04 Feb 2013
After Uruguay in 2006, eight out of ten South American countries passed smoke-free laws. For some time there was even a ninth country – Paraguay – but the tobacco industry (TI) used legal trickery to undermine that move. Only Bolivia has not drafted legislation to become smoke-free.
In the early 2000s, only Brazil had adopted effective TC measures: a quite comprehensive advertising ban, graphic health warnings (the world’s second) and others, making it an international TC leader.
During the negotiation phase of the WHO Framework Convention on Tobacco Control (FCTC) there was a significant shift in the positions of LA countries concerning the FCTC: from being the weakest supporters worldwide to backers of a strong Convention. This change was lead by Brazil, English-speaking Caribbean countries, Panama and Paraguay.
In the ratification phase, 4 countries from LA and the Caribbean were among the 40 required for the FCTC to come into force: Mexico, Panama, Trinidad and Tobago and Uruguay. Canada was the first in AMRO region.
The FCTC came into force in 2005. Brazil, the region’s historic TC leader, had problems ratifying the Convention due to TI interference via the country’s tobacco growers, which also slowed the country’s overall TC progress. Uruguay and Panama took the lead, ratifying the FCTC and starting to implement most of its measures.
Colombia overcame problems with ratification and soon passed a comprehensive law. Then came the outcomes, first in Uruguay. Results from that country showed a significant decrease in adult smoking, and even greater reduction among youth, as well as lower hospital admissions for cardiac arrest. The snowball began gathering speed.
In the last few years, most LA countries have passed national TC legislation that complies with their FCTC commitments, making the region a leader in implementation of the Convention.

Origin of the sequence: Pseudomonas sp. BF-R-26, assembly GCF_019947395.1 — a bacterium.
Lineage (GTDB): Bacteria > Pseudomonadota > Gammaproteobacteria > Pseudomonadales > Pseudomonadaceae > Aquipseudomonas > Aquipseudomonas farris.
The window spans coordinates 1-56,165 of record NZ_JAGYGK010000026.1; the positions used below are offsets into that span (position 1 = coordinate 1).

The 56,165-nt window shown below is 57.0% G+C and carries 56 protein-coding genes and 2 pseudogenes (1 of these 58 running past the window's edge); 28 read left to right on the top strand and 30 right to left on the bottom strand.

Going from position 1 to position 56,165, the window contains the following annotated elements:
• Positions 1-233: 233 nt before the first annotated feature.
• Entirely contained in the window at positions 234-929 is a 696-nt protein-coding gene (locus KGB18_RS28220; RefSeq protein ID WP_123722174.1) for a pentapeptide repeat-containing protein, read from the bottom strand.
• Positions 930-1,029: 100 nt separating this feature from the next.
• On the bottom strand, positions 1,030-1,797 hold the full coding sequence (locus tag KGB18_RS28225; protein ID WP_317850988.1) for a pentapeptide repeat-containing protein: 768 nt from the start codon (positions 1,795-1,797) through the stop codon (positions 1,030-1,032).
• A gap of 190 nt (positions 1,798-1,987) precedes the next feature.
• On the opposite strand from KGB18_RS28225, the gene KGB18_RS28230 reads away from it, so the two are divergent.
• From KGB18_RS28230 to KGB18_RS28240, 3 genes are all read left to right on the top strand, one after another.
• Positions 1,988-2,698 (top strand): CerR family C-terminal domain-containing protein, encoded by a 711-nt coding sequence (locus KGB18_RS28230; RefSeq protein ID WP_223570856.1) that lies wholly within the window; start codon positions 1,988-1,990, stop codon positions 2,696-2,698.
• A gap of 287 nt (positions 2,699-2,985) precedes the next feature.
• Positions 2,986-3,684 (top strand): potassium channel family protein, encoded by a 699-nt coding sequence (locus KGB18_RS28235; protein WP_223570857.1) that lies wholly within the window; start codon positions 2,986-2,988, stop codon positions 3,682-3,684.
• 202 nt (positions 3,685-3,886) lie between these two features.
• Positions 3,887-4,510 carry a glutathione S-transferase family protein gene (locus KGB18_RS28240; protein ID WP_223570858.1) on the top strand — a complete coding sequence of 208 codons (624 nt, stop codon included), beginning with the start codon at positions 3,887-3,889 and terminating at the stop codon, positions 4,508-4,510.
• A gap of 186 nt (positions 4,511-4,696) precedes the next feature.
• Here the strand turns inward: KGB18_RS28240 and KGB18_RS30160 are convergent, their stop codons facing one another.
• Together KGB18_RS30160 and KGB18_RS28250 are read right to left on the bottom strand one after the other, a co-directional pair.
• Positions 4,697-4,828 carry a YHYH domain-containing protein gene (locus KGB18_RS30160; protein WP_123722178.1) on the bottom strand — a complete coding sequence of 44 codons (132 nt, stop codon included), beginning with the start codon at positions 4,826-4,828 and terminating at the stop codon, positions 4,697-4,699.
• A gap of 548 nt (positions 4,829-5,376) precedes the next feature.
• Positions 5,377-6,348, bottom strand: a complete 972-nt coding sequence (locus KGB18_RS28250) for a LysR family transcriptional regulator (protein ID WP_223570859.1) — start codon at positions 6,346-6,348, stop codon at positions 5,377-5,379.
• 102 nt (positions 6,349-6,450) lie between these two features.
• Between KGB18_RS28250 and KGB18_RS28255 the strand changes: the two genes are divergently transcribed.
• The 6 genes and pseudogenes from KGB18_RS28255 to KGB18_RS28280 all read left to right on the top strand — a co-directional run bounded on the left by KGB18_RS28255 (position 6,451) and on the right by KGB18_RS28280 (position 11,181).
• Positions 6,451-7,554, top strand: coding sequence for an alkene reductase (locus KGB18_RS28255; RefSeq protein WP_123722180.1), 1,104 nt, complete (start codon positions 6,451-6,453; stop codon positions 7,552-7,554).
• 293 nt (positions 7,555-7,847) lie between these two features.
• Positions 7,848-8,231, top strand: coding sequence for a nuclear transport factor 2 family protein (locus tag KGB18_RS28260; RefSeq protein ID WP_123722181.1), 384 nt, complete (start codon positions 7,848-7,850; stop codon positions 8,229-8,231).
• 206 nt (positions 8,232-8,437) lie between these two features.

But all that glitters is not gold. LA is now facing fierce TI opposition, which is undermining progress. The most visible case is the challenge by Philip Morris International (PMI), via the World Bank, to Uruguay’s TC measures. But all of LA is in the industry’s sights.
Another example: Brazil. In 2011, its Congress passed a national smoke-free law, but President Rousseff has not yet endorsed it. Why? Because of its potential impact on Brazilian tobacco growers? No, due to TI interference.
A recent example occurred at the fifth session of the FCTC Conference of the Parties, in November 2012, in Seoul. Honduras and Nicaragua sent official delegations with just one objective: to fight plain packaging as exemplified by Australia’s law! Who do you think funded them?
It is time for LA to act on TC, but also to consider the future. What should be our next step? Which country will adopt an ‘end game’ strategy?
I personally believe that we must continue implementing the FCTC as strongly as possible, including the positive decisions of COP5. The next steps should be to define and implement:
- A tobacco taxation and pricing policy aimed at achieving public health objectives;
- A strategy for enforcing FCTC Article 5.3, to prevent TI interference;
- Plain packaging;
- A ban on the exhibition of tobacco products (including at point of sale);
- A national monitoring and evaluation system.
While we take the time to celebrate the TC achievements of this region, let’s not diminish our efforts – the TI would love to take advantage of that opportunity!